Anton Joseph Cermak (1875-1933) was born in Kladno, Bohemia, and emigrated to the United States as a child. After working in the coal mines near Joliet, he came to Chicago at the age of 16. Cermak worked as a railroad brakeman and a teamster, a job which would later earn him the nickname "Pushcart Tony".
Cermak became a Democratic precinct worker, organized the United Societies for Local Self Government (a group with membership consisting mostly of thieves, gamblers and whores), and in 1902 became a state legislator. He used his knowledge of government land purchase plans to make a fortune speculating in real estate, earning over seven million dollars.
On April 7, 1931, Cermak won election as mayor, defeating Republican incumbent Big Bill Thompson by nearly 200,000 votes. Cermak gained the enmity of the Chicago mob by protecting his ally, labor organizer Roger Touhy. In December 1932 he sent two police sergeants to shoot Frank Nitti, one of whom shot himself in the hand and claimed Nitti had fired first. Nitti survived the shooting, and when he began to recover, Cermak and his men fled to Florida.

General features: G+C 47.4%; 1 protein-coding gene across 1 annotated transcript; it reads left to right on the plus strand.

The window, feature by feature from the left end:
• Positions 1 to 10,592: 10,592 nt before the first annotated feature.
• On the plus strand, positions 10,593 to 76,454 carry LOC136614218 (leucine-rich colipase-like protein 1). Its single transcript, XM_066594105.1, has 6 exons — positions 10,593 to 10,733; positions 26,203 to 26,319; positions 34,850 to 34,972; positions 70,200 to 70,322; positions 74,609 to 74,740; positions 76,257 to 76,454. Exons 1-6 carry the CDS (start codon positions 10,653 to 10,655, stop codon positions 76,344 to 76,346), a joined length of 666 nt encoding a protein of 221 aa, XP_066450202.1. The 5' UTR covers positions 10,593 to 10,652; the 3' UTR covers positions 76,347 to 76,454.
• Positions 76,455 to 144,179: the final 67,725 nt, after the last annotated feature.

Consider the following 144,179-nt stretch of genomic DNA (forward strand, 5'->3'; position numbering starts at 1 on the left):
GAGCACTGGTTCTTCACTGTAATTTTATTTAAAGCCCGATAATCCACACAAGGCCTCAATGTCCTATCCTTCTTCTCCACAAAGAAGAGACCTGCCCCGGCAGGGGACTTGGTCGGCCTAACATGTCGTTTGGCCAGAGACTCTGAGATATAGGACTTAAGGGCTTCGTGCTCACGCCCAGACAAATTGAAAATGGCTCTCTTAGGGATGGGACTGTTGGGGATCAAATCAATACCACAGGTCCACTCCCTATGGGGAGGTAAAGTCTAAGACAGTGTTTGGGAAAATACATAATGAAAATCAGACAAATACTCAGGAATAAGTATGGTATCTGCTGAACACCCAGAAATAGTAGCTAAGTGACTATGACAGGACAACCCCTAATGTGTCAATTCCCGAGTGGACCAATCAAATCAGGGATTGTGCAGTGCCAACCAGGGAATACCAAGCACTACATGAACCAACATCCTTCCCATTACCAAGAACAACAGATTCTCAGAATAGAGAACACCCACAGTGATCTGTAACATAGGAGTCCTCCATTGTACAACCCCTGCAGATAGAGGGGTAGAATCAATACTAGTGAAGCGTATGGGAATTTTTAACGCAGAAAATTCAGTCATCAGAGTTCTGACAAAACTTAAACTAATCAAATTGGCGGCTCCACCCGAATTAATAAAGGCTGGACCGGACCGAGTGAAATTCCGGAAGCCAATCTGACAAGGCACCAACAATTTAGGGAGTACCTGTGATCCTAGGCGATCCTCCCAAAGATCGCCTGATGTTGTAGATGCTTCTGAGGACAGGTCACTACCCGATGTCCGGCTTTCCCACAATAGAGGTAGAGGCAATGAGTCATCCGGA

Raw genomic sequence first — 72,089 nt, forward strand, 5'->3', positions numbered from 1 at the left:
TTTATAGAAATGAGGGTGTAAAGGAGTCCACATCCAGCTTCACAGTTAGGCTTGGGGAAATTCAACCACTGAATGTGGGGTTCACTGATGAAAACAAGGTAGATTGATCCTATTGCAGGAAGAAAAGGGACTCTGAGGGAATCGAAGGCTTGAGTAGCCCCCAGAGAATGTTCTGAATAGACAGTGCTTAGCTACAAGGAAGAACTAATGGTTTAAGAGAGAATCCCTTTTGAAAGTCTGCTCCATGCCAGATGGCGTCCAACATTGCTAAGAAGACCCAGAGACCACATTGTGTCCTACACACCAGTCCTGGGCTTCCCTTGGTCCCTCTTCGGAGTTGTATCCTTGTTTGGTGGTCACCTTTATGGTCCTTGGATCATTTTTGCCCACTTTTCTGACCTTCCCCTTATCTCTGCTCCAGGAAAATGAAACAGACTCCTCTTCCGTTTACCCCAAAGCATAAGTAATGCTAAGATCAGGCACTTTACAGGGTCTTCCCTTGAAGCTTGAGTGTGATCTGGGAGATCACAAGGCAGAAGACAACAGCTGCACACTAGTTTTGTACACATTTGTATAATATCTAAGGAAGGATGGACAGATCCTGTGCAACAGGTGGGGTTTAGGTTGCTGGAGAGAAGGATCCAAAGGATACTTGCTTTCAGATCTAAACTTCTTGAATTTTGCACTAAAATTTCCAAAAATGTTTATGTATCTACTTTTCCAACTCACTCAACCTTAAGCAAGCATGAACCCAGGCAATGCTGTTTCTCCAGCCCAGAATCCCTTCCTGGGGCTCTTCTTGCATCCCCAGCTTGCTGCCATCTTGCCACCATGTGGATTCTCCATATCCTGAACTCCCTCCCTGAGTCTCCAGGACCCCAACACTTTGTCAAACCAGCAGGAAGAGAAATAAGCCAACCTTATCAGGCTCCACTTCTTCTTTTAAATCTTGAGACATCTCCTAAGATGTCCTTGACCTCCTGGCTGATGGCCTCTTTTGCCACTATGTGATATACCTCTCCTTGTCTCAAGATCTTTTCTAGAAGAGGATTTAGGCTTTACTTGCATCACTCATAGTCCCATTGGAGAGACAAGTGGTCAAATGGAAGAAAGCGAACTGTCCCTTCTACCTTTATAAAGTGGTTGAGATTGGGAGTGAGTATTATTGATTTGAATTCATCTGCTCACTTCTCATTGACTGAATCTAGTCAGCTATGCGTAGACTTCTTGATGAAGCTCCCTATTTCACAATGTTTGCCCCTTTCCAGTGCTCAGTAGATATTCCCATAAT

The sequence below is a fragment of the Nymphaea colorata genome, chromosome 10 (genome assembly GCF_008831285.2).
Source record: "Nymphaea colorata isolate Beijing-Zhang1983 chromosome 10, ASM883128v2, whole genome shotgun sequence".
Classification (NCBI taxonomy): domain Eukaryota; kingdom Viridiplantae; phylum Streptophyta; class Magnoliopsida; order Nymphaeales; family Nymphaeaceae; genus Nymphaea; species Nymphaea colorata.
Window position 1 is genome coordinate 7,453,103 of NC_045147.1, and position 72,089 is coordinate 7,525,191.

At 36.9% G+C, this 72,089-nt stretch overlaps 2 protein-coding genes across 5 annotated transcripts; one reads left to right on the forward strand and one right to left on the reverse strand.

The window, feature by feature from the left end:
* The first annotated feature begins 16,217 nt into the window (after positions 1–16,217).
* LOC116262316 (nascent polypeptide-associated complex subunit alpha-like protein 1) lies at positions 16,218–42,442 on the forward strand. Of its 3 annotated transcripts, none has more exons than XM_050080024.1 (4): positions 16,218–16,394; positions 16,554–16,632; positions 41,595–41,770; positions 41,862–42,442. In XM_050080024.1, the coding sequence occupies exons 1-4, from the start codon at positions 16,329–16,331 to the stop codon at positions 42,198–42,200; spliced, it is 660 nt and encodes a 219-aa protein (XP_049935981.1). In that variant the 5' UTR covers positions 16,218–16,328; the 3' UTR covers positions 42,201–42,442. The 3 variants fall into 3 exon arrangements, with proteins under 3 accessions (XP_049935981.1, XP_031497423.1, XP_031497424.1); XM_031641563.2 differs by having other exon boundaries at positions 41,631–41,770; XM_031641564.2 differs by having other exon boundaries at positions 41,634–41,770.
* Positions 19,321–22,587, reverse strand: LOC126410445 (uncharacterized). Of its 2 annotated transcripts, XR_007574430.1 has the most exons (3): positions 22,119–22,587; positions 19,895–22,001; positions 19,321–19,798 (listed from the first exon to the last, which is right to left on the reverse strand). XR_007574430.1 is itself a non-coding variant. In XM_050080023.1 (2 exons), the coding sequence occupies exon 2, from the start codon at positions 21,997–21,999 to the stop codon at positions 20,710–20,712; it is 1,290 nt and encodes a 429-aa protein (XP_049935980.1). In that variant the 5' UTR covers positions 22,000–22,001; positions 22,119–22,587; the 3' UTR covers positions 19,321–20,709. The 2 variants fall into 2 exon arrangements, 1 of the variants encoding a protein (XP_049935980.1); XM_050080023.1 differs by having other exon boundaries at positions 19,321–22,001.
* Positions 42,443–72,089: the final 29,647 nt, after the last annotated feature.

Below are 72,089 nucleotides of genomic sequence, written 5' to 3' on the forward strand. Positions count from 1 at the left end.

In Miami on February 15, 1933, Cermak made a public appearance with President-elect Franklin D. Roosevelt. Shots rang out, and a nearby photographer joked "Just like Chicago, eh mayor?" Cermak had been hit in the lung, shot by Italian marksman Guiseppe Zangara. On March 6, 1933, Cermak succummed to his wound. Before he died, he is reported to have said to the President, "I am glad it was me instead of you."
It has never been determined who was Zangara's target. Most assumed at first that he had been shooting at the President. Another theory, however, holds that Cermak had been the intended victim, in retribution for his shooting of Frank Nitti, and that his death may have been ordered by the imprisoned Al Capone.
22nd street was renamed Cermak Street in the mayor's honor. Cermak had been the second mayor of Chicago to be assassinated.